By Manuele Lang
LENZERHEIDE, Switzerland (Reuters) - Felix Neureuther finished the season in style when he won the campaign-ending slalom in Lenzerheide on Sunday and promised closer fights with World Cup winner Marcel Hirscher in the future.
The German avenged his World Cup defeat in the discipline by beating Hirscher by 0.36 seconds, in a combined time of one minute and 52.20 seconds.
The victory, his third this season, was especially sweet for Neureuther, who had to receive injections before the race after suffering with severe back pain.
"I was forced to ski very smoothly not to hurt the back. It was a great, consistent season but I'm glad it's over because I really need to rest," the German said.
"I think this season was a step up in my career and I hope this last win is a taste of what to expect next season. I know how hard I need to work to reach Marcel's level or to beat him. But it's an exciting prospect," he added.
Crowned overall World Cup champion for the second year in succession, Hirscher finished the season with 1,535 points, with nearest rival Aksel Lund Svindal of Norway 309 points adrift.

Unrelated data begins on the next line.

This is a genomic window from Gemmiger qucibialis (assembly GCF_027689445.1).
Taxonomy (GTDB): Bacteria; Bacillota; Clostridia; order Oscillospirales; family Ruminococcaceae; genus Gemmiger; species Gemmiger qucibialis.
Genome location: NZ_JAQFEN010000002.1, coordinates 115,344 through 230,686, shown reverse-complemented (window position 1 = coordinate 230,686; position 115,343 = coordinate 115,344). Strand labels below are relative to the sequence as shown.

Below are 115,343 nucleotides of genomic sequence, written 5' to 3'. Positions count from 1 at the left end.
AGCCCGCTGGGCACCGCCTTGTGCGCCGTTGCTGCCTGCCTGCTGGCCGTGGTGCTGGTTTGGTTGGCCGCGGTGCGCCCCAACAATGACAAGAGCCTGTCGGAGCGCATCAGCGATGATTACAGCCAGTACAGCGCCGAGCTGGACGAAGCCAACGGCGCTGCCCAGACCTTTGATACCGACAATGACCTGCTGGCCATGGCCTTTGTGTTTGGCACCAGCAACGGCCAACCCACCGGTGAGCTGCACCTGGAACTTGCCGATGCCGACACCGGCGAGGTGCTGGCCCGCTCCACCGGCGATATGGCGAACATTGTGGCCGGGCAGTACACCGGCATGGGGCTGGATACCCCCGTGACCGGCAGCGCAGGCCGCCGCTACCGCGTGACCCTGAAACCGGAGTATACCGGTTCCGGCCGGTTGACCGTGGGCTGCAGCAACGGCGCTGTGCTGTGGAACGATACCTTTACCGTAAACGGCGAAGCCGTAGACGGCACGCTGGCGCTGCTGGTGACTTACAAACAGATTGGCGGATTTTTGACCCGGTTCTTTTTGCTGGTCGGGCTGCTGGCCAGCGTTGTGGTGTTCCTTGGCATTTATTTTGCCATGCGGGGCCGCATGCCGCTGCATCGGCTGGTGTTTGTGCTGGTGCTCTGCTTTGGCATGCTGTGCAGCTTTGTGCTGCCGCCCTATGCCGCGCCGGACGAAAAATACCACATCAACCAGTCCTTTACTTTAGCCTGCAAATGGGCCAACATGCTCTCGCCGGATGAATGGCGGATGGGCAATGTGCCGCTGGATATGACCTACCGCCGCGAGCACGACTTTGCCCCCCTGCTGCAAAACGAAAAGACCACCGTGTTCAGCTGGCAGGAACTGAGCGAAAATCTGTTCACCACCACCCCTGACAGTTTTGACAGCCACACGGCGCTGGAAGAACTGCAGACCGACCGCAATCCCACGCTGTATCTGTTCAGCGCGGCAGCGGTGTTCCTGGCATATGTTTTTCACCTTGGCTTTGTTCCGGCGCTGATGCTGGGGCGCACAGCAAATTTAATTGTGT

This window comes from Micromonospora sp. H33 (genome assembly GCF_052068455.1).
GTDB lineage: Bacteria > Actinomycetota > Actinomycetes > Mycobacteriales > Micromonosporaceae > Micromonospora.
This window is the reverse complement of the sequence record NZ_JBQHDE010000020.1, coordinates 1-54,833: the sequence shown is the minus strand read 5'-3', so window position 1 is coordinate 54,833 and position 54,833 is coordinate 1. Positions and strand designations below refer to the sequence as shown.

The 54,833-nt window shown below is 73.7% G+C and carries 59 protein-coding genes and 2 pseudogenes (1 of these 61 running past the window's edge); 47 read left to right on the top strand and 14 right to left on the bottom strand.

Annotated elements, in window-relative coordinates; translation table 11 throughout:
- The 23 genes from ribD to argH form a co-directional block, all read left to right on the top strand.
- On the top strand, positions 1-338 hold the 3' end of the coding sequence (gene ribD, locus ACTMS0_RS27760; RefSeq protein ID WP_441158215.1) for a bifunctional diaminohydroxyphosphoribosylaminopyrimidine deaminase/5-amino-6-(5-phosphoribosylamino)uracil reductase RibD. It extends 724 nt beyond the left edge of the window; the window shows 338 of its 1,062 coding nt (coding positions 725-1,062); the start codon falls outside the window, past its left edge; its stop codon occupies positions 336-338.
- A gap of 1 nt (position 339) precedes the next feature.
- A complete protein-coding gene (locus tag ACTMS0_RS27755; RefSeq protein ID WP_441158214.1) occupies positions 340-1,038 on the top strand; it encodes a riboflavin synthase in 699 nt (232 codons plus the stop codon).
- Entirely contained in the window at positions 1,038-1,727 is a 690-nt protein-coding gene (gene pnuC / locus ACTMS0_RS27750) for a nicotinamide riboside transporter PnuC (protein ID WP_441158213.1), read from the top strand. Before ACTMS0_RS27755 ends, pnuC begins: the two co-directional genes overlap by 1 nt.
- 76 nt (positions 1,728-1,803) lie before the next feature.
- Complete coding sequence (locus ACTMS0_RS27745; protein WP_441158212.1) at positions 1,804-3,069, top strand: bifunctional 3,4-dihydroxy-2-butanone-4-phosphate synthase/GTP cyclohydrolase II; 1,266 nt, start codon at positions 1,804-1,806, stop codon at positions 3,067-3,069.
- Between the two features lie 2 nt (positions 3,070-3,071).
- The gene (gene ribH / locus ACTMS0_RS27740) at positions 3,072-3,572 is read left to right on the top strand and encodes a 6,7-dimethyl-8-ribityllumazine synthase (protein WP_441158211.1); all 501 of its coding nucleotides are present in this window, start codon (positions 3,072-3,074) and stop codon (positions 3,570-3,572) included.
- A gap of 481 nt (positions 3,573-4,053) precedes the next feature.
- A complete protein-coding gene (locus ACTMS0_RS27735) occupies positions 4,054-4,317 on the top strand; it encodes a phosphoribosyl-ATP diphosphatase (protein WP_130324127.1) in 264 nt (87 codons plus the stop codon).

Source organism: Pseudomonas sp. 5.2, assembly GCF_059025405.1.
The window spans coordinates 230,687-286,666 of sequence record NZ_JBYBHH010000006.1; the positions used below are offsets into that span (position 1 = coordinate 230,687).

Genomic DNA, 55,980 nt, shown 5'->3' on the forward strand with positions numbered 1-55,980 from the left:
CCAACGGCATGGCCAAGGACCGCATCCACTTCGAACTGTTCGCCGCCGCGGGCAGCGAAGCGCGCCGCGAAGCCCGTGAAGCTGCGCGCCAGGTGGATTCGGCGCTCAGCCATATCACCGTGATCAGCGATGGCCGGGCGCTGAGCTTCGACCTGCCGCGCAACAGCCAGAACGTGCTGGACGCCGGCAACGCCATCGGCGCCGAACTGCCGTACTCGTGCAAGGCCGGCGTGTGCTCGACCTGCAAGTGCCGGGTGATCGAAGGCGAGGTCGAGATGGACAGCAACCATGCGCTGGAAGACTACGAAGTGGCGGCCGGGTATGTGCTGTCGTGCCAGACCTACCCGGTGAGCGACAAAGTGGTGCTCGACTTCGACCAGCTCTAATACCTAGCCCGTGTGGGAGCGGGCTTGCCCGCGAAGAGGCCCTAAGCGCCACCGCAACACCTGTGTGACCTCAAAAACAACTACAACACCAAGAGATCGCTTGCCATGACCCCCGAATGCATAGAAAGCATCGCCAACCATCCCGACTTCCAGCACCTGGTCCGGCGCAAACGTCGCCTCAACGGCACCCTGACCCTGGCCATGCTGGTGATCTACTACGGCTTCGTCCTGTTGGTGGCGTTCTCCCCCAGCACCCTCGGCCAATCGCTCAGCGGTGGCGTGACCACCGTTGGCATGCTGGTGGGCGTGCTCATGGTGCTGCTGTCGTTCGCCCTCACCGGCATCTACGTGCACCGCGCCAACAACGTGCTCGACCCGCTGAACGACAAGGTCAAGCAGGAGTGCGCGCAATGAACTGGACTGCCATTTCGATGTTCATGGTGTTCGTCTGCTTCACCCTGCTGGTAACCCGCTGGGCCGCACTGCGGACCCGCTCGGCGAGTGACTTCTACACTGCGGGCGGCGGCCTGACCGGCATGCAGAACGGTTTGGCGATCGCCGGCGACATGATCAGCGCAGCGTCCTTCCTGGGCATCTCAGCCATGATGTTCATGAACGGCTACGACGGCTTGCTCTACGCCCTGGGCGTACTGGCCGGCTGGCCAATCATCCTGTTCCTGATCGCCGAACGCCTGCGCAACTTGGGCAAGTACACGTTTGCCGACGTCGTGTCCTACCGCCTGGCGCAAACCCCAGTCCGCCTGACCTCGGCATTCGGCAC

Hirscher also won the slalom globe. He showed amazing consistency in the discipline, winning five races and finishing on the podium in all 10 races he entered.
In the slalom standings, Hirscher beat his German rival and friend Neureuther by 244 points.
"It's been a great fight and all the more exciting as it was against Felix, who is simply my best friend," the Austrian said.
Hirscher, the first skier to retain the overall World Cup title since compatriot Stephan Eberharter ten years ago, said he felt less emotion than last year.
"It's not because I'm blase, but because last year, we had to fight until the very end. It was a very different situation," he said.
Veteran Croatian Ivica Kostelic was third, 0.51 seconds off the pace, in spite of lingering knee problems.
"Sometimes I wonder if I should receive surgery. It didn't hurt at all and I am glad to finish on a high note as the two previous seasons had ended in disappointment and pain," Kostelic said.
(Reporting by Manuele Lang; editing by Toby Davis)